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InfoQ Homepage News GCC 13 Supports New C2x Features, Including nullptr, Enhanced Enumerations, and More

GCC 13 Supports New C2x Features, Including nullptr, Enhanced Enumerations, and More

The latest release of GCC, GCC 13.1, adds support for a number of new features and improvements to the C language defined in the upcoming C2x standard, including nullptr, enhanced enumerations, auto type inference, and more.

C2x is adopting a number of changes to the language that first made their appearance in C++, to make it easier for the two languages to coexist in the same codebase. Such changes include nullptr, enhanced enumerations, auto type inference, constexpr specifier, and others.

The new nullptr constant will attempt to remove one of the issues with the old NULL macro, whose definition is implementation-dependent. This leads to a number of potential shortcomings when using it with type-generic macros, with conditional expression such as (true ? 0 : NULL) (since NULL could be defined as (void*)0), with vararg functions where NULL is used as a sentinel, and in other cases.

To improve this, nullptr will have its own type nullptr_t; will not have a scalar value, so it cannot be used in arithmetic expressions; will be convertible to any pointer type; and will always convert to a boolean with false value.

Enhanced enumerations is another change to the language that tries to fix a case of under-specification of the previous standard, in this case concerning the underlying type associated to enums. In fact, while C normally uses int for enumerations, this is not always the case, which can cause portability issues. Additionally, when ints are effectively used, this rules out the possibility of using enumerations at bitfield level. The new standard thus allows developers to state the enumeration type, as in the following example:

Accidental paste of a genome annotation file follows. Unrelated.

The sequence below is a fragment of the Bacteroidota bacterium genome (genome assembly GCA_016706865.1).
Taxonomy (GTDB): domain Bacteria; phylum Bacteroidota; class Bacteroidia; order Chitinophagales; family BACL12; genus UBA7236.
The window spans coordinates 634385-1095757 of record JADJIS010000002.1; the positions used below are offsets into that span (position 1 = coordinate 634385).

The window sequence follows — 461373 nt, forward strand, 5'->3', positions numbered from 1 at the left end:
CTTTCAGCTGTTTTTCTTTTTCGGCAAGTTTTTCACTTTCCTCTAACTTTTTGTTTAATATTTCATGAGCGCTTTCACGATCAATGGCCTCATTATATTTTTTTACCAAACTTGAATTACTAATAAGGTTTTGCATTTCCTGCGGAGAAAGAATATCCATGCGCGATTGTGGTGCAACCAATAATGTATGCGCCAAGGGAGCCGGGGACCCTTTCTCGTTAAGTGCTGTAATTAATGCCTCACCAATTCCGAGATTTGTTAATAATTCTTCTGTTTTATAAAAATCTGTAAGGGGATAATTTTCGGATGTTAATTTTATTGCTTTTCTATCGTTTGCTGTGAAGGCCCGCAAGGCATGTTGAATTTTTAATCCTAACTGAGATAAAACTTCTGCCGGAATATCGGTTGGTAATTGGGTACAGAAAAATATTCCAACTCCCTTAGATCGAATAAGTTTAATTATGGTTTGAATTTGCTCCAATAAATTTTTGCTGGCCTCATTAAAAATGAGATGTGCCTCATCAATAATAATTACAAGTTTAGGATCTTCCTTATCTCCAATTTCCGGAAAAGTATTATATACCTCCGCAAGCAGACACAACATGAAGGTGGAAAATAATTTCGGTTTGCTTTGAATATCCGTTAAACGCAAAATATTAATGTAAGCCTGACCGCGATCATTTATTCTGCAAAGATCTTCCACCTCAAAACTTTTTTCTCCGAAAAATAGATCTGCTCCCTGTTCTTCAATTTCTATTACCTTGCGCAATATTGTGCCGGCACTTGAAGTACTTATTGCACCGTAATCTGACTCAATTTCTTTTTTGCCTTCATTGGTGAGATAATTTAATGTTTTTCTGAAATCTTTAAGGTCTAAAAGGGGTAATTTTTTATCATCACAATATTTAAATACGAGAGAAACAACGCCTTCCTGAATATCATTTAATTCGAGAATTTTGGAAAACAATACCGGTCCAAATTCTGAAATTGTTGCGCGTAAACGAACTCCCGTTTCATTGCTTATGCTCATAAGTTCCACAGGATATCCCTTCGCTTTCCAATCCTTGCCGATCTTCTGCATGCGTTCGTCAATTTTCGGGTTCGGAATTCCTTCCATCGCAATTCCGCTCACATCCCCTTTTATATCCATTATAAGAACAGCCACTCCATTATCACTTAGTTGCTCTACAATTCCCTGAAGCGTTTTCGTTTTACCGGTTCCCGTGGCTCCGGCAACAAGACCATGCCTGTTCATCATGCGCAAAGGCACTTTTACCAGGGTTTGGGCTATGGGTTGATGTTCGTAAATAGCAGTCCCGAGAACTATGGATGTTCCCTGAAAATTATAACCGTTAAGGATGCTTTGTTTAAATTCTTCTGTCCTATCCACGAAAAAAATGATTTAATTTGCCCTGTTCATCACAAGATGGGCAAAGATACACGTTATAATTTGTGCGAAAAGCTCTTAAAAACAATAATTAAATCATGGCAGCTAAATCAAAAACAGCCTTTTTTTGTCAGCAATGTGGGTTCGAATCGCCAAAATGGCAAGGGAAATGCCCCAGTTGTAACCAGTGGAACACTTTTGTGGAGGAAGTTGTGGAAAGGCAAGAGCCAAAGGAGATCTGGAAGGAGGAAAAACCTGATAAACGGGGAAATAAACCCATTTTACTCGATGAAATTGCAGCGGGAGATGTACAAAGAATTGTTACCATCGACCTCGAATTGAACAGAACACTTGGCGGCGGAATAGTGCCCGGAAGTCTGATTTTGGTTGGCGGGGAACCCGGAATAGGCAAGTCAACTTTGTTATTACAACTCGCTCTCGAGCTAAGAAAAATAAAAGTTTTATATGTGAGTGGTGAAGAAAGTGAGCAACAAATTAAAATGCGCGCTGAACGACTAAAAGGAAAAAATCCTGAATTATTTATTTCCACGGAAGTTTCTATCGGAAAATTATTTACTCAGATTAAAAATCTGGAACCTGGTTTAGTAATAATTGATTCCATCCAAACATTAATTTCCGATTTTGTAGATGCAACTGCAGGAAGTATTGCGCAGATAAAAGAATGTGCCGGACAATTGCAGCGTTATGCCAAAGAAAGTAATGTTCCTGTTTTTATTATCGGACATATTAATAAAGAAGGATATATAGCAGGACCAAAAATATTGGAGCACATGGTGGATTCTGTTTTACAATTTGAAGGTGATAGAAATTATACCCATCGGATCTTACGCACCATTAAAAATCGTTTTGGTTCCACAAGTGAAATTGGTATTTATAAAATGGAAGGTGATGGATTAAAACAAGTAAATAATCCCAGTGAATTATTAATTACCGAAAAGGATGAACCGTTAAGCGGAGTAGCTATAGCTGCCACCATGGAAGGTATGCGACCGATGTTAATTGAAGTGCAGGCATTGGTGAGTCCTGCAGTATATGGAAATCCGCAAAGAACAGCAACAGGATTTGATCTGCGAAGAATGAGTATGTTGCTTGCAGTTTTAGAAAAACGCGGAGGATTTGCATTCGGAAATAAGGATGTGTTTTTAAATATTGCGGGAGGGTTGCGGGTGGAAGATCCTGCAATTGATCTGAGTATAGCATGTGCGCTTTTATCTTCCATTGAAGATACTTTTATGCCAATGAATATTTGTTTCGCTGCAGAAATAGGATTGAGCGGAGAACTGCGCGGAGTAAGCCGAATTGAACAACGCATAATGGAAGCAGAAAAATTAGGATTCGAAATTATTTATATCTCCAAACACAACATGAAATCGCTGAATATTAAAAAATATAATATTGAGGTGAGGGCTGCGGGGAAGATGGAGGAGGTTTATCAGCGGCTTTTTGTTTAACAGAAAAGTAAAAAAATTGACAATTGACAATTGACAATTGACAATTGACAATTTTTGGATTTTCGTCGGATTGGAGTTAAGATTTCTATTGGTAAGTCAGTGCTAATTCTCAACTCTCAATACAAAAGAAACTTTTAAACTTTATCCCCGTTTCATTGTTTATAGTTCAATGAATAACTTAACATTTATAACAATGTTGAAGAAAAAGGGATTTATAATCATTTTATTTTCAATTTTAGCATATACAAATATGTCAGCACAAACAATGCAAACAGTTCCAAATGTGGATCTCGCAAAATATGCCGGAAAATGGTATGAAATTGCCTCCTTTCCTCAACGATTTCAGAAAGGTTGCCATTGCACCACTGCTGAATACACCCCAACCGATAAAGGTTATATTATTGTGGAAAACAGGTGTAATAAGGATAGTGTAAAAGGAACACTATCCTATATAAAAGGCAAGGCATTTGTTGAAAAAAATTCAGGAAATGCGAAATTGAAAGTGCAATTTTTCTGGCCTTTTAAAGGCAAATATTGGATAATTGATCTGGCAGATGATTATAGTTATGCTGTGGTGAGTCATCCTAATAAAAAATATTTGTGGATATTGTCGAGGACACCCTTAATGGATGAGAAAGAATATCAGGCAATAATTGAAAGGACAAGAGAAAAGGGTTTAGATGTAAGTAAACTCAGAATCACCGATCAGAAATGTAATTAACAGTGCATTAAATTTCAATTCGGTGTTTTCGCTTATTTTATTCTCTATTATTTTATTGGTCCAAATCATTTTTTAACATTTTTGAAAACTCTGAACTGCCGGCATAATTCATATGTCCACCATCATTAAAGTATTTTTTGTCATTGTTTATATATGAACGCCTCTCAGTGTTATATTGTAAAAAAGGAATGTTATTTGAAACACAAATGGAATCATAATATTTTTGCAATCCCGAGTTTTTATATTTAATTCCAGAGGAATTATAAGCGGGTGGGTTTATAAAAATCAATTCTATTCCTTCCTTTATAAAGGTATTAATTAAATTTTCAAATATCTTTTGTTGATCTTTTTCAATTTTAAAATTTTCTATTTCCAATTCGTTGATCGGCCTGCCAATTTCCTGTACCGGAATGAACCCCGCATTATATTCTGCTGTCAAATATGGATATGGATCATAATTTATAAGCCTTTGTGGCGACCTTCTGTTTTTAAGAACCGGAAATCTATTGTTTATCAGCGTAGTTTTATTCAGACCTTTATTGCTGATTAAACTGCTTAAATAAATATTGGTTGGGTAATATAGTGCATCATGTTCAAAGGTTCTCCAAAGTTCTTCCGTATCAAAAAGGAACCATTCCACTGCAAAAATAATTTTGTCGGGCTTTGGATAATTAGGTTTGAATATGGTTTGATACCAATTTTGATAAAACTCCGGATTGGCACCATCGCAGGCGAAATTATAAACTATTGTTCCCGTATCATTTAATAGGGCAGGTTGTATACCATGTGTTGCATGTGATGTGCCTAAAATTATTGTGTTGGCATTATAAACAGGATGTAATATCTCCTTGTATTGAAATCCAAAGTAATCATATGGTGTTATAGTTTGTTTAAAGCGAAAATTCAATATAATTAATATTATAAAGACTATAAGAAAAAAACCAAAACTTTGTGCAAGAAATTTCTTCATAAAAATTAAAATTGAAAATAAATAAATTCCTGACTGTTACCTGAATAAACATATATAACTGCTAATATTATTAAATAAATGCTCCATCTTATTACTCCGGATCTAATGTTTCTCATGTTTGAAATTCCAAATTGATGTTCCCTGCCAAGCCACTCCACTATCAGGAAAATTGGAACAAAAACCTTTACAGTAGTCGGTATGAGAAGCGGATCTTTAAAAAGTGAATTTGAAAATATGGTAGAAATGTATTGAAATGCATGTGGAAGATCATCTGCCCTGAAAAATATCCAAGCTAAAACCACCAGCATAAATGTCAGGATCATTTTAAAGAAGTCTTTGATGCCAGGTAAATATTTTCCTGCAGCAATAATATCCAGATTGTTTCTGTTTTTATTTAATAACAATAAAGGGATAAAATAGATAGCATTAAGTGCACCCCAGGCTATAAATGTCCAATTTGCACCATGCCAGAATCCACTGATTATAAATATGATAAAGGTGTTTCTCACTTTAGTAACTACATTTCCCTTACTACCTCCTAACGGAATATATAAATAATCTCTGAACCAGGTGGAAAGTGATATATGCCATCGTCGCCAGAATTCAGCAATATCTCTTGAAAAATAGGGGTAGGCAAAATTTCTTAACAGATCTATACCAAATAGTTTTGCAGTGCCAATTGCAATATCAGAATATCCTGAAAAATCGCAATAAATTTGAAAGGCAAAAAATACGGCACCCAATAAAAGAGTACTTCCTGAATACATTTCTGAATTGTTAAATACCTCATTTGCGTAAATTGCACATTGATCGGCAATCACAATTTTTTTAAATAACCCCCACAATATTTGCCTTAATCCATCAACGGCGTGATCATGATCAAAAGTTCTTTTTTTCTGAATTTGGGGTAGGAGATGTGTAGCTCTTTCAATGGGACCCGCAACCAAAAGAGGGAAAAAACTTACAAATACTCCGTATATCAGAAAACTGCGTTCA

enum a : unsigned long long {
    // ^ not a constraint violation with a 64-bit unsigned long long

C2x also tries to make it away with some restrictions to variadic functions that are considered leaky or dictated by outdated assumptions concerning their requirements on the argument list. Specifically, the new standard is going to permit that a function declaration's parameter list may just consist of an ellipsis not preceded by a named argument, e.g. int a_variadic_function(...). This change is considered safe as it does not break any existing code.

Another new C feature inspired by C++ is the use of the auto keyword to leave the definition of a variable type implicit. This is possible when the definition includes an initializer from which the variable type can be derived. It is worth noting that C auto is a much more limited feature than C++ auto, which relies on C++ template type deduction rules, and can be used less generally.

The introduction of constexpr in C2x responds to the goal of improving initialization of object with static storage duration, which require the use of constant expressions or macros evaluating to constant expressions. Thanks to this, the following definition, valid in C17:

static size_t const bignum = 0x100000000;

can be replaced by

constexpr size_t bignum = 0x100000000;

which has the added property of ensuring the constant is checked at compile time.

Other new C2x features that are supported by GCC 13 are storage-class specifiers for compound literals, typeof and typeof_unqual, the noreturn attribute, support for empty initializer braces, removal of trigraphs and unprototyped functions, the adoption of the Unicode Identifier and Pattern Syntax, and more.

C2x is the upcoming C language standard revision, expected to be approved this year, thus getting the official C23 denomination.

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